“The idea is to get the purity of the flavours in the chocolate.”
His intention has been to create a chocolate dessert that allows you to fully indulge in the heavenly brown stuff, but without the cloying richness and overload inevitable when traditional patisserie techniques full of butter, cream and too much added sweetness, come into play. Graham’s creation uses no dairy at all, the only dairy on the plate is that already present within the milk chocolate used in two of the elements on the plate. The result is really stunning, and I licked the plate clean!
Billed on the menu as ‘Chocolate, Dark Mousse, Milk Rocks, Cocoa Sorbet, Curly Wurly’, the dessert uses four different chocolates and comprises six elements. As Graham and Ben dressed the plate I documented the build and then did a spot of deconstruction.
The dark chocolate mousse is made using Original Beans Cru Virunga 70% with water and egg white. It is exceptionally light and delicate, the cleanest possible delivery of this dark and smoky cacao, with a wonderfully creamy mouthfeel.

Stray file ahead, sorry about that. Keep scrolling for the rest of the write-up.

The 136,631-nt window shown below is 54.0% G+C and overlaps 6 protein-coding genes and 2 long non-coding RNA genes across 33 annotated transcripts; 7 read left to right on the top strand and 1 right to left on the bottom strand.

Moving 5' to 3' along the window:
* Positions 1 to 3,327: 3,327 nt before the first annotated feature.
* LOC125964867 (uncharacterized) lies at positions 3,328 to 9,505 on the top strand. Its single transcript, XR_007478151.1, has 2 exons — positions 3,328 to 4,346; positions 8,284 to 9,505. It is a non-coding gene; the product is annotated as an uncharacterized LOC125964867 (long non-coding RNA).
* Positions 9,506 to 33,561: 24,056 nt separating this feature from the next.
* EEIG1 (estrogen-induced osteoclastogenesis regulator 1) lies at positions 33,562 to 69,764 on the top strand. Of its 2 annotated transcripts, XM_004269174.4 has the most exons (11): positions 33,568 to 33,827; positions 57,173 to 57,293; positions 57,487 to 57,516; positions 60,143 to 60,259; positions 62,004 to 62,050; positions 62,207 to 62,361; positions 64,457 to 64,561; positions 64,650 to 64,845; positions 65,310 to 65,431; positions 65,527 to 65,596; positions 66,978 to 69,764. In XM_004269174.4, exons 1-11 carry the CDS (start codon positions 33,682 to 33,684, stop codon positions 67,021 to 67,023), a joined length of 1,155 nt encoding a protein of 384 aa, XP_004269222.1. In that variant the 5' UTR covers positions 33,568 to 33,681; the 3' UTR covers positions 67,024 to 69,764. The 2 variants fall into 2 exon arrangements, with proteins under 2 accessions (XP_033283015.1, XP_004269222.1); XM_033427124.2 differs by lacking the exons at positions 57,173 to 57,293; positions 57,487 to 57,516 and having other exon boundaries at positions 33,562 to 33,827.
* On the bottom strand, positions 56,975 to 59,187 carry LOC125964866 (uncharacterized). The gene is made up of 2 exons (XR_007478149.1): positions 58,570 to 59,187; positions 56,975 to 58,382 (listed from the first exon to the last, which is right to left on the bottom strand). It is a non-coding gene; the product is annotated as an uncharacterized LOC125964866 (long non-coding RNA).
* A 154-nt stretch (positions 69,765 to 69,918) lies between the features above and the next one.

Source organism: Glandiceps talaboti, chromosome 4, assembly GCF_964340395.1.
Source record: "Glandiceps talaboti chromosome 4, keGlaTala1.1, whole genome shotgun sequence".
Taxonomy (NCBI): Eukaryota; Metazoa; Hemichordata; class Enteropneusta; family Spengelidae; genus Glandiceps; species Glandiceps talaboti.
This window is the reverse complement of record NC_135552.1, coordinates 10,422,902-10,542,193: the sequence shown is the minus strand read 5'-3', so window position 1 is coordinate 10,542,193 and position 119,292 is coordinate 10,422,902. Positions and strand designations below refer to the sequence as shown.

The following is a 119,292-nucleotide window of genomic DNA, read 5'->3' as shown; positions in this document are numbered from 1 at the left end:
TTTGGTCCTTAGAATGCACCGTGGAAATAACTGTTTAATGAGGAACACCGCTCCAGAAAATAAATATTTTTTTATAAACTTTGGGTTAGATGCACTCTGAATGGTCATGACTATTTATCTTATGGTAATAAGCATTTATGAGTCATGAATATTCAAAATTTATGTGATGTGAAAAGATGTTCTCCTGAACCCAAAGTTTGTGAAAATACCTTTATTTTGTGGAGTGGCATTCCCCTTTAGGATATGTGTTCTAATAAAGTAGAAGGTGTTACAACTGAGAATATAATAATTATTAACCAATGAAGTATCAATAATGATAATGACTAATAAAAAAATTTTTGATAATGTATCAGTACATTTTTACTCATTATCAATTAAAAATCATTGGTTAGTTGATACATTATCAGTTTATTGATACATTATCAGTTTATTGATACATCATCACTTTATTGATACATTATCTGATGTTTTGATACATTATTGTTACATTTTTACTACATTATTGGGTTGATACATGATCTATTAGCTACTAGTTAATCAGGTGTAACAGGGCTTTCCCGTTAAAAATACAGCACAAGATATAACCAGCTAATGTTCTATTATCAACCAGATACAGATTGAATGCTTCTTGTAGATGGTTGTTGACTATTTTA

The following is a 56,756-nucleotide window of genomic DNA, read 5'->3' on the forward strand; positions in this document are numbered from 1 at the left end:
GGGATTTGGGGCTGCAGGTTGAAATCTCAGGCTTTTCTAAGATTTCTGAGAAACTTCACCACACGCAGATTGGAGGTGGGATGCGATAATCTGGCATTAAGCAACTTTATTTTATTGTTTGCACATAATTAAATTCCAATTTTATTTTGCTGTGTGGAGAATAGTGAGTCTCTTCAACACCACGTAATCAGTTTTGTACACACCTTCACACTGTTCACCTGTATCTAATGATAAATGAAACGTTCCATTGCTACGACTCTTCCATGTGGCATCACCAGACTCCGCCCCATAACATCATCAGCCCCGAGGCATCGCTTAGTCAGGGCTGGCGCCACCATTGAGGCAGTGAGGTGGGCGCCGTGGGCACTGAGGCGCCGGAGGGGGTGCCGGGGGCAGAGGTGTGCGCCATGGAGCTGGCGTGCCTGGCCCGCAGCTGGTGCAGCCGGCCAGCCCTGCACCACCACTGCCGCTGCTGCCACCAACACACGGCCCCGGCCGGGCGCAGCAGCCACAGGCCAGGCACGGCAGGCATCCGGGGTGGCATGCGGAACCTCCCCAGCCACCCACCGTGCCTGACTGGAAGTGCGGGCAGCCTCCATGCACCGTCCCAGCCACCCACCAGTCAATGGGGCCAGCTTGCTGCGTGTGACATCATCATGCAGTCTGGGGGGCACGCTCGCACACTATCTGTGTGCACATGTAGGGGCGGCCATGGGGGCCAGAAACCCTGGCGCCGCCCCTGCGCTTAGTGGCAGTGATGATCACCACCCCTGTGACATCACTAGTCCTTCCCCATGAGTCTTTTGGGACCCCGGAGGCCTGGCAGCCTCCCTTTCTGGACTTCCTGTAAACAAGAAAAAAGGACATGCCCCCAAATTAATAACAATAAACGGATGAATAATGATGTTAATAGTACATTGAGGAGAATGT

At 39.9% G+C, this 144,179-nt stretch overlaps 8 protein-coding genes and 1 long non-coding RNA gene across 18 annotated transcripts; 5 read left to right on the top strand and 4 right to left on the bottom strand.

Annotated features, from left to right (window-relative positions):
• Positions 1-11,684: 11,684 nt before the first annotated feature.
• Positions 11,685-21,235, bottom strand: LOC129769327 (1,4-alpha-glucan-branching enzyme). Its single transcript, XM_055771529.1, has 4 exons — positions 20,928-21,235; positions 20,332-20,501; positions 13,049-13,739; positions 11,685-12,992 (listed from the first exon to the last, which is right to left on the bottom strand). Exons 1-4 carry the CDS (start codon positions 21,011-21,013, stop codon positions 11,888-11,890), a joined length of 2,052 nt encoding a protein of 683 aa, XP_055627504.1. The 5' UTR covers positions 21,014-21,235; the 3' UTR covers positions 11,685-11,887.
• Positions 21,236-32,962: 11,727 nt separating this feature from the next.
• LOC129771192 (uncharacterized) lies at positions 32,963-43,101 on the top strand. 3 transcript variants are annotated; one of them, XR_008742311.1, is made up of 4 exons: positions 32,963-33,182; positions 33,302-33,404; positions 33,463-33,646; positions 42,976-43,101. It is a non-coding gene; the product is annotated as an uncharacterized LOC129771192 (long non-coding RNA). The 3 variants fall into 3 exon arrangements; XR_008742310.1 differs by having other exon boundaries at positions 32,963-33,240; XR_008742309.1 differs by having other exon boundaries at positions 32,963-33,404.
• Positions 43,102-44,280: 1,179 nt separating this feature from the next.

The milk chocolate rocks, made with Original Beans Esmereldas 42% milk chocolate are the richest element on the plate, and evoke nothing so much as a Wispa bar. That is if a Wispa had a Michelin-starred wand waved over it. They are made with the addition of a little olive oil, and then a high pressure cyphon gun. The resulting texture is meltingly aerated, and these chocolate chunks fully bring to life the full flavoured comfort factor of the chocolate.
The chocolate sorbet is of Valrhona Guanaja 70%, with only the addition of Valrhona Extra Brut cocoa powder, sugar and water. It is the most stable ice cream or sorbet I have ever encountered. Which is worth mentioning, as it allowed me that holy grail of tasting pleasures, the possibility to go back and forth from it as I ate my way around the dish, rather than having to wolf it down first to prevent it from wetting everything else on the plate. It is not just technically special, it is a creamy, cold, not-to-sweet hit of cocoa heaven. Less complex in taste than some of the other elements, and I could have eaten a bucket of it!